Getting the most out of web-to-print
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By Marion Williams-Bennett, corporate communications manager, Pageflex
10 July 2012
Marion Williams-Bennett warns that web-to-print offers a valuable opportunity, but must be deployed correctly
Printers across Europe are embracing web-to-print solutions, and for good reason. Web-to-print can open up new lines of business and generate new revenue opportunities. And these opportunities are growing. InfoTrends predicts that in Europe, the print volume that originates online is expected to grow dramatically in the course of the next two years – from ten percent to 18 percent by 2014.
But while web-to-print promises so much opportunity for printers, the actual results can be very different. In many cases, organisations who have adopted web-to-print aren't seeing the benefits it promised.
Many organisations buy a web-to-print solution only to have it sit in the box, uninstalled. Some organisations install it, then wait – in vain – for users to come to the site. In other organisations, the web-to-print system doesn't talk to the other systems, so operations can't flow efficiently.
It's important to define what you want to achieve with your solution. Different solutions offer different capabilities, so ask yourself why you're getting into web-to-print. To gain efficiencies and streamline your operation? Or are you looking to grow your business by offering new services like marketing campaigns? Maybe you want to do both?
As part of your goals, you'll also want to decide who you want to be serving with your web-to-print solution. You'll need to look at what types of sites you want to host. A business-to-consumer site? A business-to-business site? A mix of the two? Or, maybe your web-to-print solution is to help existing customers experience a more efficient ordering process.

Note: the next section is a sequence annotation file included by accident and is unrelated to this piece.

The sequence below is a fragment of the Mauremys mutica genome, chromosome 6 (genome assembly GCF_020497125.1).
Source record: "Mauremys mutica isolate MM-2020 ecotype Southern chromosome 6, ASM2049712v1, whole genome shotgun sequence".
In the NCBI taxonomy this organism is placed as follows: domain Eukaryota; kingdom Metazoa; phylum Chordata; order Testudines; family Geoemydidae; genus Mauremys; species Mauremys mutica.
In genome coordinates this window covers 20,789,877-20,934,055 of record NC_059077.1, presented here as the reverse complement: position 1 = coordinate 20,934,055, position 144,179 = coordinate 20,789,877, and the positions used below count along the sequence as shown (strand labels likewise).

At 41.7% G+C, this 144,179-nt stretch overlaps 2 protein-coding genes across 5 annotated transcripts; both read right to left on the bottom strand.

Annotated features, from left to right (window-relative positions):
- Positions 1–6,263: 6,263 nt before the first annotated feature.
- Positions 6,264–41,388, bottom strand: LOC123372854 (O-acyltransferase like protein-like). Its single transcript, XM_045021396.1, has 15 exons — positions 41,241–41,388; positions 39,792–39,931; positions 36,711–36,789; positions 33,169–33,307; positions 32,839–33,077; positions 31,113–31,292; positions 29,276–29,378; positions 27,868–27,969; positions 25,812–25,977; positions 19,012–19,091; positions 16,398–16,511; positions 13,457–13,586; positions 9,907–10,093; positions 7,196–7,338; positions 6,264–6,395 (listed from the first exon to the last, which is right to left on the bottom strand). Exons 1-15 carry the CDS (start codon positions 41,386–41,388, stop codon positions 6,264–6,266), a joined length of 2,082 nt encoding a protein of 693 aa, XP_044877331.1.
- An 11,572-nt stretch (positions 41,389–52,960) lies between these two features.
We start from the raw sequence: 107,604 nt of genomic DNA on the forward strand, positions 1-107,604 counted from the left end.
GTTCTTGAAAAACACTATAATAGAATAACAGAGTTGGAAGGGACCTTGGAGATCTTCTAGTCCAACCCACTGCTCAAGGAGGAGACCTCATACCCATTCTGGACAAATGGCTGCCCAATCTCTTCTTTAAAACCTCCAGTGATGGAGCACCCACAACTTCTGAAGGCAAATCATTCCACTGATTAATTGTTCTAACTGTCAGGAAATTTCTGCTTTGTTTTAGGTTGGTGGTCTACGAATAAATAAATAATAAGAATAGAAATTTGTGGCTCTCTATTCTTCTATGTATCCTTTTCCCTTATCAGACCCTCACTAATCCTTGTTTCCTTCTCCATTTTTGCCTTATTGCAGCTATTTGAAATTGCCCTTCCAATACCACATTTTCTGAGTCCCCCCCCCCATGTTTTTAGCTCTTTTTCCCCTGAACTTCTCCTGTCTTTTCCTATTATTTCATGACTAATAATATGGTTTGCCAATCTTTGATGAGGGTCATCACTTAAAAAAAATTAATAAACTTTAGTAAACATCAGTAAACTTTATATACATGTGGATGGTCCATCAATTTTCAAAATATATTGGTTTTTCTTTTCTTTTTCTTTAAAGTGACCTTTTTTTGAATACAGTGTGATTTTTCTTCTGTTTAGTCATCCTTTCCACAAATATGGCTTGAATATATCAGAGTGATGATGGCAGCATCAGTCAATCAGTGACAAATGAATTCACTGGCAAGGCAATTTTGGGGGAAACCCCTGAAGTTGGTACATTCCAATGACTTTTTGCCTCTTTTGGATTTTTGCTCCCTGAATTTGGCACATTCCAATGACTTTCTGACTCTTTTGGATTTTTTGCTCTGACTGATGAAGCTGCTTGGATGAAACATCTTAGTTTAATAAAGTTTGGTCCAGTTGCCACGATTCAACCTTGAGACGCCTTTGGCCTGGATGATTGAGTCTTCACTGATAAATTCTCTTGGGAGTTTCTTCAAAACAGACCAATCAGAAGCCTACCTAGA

Indentifying what types of sites you want to offer also helps you choose a web-to-print solution that works for your organisation. A site that offers consumer products like photobooks may have different requirements than a site that offers stationery, so deciding what you want to offer will enable you to make the best choice.
It's also helpful to look at what vertical markets you hope to reach with your services. Perhaps you have existing relationships with a specific market or geographic region? That's a great way to start with web-to-print, as you can build on those existing relationships by adding additional services.
Once you have defined your business goals, you'll need to look at how your web-to-print system supports those goals. You'll need to look at how the solution is offered, what functionality it includes, and how it integrates into your own operation.
First, consider whether a SaaS or a licensed model is right for you. For customers new to web-to-print, a SaaS model lets you get into web-to-print without having to invest in hardware or IT resources. Some SaaS solutions let you migrate to a licensed solution when the time is right. However, if your goals are to offer more complex or high-volume products, licensing the software might give you the flexibility you need, provided you have the IT infrastructure to support it.
A critical question you'll also need to answer is how your web-to-print system will integrate with your existing systems: MIS, ERP, DAM systems all need to be taken into consideration. If these systems don't talk to each other, it could affect your ability to be successful.